The scans can show the seriousness of an individual's coronavirus case. A "halo effect" around the lungs, with cloudiness toward the lower end of the lung, shows inflammation, she said.

Early on in the outbreak, serious cases seemed limited to older individuals. Jones said that now she's seeing younger patients in the hospital, too.

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A young woman whose lungs were destroyed by the coronavirus received a double lung transplant His team wanted other transplant centers to know that the operation could save some desperately ill She had had a minor illness that required her to take a medication that suppressed her immune

a group of people in a room: A coronavirus patient being tended to at Houston's United Memorial Medical Center. Carolyn Cole/Los Angeles Times via Getty Images © Carolyn Cole/Los Angeles Times via Getty Images A coronavirus patient being tended to at Houston's United Memorial Medical Center. Carolyn Cole/Los Angeles Times via Getty Images

Jones attributes the spike in cases to a brief slowdown before Memorial Day weekend. When the situation improved slightly, many residents put their guards down and started being more lax around social distancing measures, she said. 

She called that period of time the "calm before the storm."

"I feel like people just thought it went away," she said.  "Parks were crowded, the traffic returned. It was just like it disappeared." 

Now that cases are continuing to go up, with the Governor implementing a mask requirement, Jones sees a bit of caution returning but is worried it might be too late. 

"There was too much of a time period where they weren't taking it seriously," she said.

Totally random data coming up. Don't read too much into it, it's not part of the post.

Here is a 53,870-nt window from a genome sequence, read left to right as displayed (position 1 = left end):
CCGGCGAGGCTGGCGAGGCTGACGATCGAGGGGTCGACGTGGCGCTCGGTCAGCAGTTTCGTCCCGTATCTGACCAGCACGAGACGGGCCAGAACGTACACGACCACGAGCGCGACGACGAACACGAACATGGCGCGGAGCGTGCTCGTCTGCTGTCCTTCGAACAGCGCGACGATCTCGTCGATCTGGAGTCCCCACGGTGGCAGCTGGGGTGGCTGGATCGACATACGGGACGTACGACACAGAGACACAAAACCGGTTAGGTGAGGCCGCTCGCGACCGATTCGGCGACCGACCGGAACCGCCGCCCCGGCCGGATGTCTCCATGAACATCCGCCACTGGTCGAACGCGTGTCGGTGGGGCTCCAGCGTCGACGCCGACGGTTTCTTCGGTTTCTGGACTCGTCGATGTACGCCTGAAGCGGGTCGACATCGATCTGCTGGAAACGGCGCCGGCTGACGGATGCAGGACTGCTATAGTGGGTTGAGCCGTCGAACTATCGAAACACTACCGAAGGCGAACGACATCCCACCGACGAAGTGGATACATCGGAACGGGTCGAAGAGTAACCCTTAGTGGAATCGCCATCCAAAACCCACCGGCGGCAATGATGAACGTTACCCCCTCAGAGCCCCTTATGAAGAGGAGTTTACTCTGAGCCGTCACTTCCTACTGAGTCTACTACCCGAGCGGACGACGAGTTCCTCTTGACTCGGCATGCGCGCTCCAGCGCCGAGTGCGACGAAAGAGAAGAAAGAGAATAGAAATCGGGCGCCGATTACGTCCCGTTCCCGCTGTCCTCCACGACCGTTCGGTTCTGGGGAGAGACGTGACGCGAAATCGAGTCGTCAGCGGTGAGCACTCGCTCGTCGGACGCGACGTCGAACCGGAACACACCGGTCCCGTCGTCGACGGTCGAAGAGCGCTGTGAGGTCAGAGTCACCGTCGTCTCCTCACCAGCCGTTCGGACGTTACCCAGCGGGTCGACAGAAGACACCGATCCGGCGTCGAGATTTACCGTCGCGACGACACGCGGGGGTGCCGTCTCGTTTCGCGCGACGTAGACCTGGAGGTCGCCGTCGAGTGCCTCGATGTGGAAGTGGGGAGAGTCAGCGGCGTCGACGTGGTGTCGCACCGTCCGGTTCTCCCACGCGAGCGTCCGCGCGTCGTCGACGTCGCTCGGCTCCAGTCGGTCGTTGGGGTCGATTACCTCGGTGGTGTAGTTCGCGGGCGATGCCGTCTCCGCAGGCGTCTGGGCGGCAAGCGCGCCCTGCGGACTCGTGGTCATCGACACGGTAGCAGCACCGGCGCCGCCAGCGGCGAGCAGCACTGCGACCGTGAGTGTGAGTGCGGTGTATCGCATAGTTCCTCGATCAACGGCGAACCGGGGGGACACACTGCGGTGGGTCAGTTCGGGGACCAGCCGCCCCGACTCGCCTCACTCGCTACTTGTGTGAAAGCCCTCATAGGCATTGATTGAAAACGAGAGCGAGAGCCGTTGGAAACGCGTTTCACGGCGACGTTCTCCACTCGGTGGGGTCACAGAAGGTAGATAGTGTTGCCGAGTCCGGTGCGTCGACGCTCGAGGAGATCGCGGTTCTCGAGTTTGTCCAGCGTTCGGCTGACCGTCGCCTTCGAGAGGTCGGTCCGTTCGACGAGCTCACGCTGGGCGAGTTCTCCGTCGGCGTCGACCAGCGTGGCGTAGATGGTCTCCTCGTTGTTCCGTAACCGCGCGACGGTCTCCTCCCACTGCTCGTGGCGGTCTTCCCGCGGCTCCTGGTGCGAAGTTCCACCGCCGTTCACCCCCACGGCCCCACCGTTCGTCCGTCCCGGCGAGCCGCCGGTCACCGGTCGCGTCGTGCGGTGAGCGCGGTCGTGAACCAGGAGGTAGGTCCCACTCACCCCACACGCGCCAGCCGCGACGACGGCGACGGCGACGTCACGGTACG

Being apart from family is hard, but it's safer than the alternative 

Jones said the decision to move into an apartment away from her husband Christopher was difficult but necessary. 

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But she could not say when the team would leave or who would be on it. “It’s a matter of sorting out the arrangements,” she added, noting that Dr That would have provided a wealth of information about which animal might have been the source of the coronavirus and which people had become infected

“ She ’s had pain for a long time, but she doesn’ t usually go to the doctor unless it gets excruciating because she can ’ t afford to go ,” said Ashley Hudson. Several people the Guardian interviewed are currently avoiding medical treatment for serious illnesses or struggling to treat illnesses worsened by

Christopher is a custom furniture designer and art teacher. During the pandemic, he has done the grocery shopping and been running errands for his parents, who live in a house on their property, she said. 

They wanted to ensure that Christopher wouldn't be exposed to the coronavirus and, in turn, infect his parents, who are at a higher risk of experiencing dangerous complications. 

"The way that we do stay connected is just through FaceTime and constantly talking to each other and texting," Jones said. "And just reassuring each other that we are doing the right thing for those around us." 

To keep spirits up, she and some Texas Medical Center staff who are separated from their families will get together in small groups, she said.

Jones said she can't even take a guess at when she'll be able to return home, but that she believes the state is still weeks, if not a month, away from its peak in cases. 

"That's the scary part, not knowing is what's going to come out of this," she said.

Read the original article on Business Insider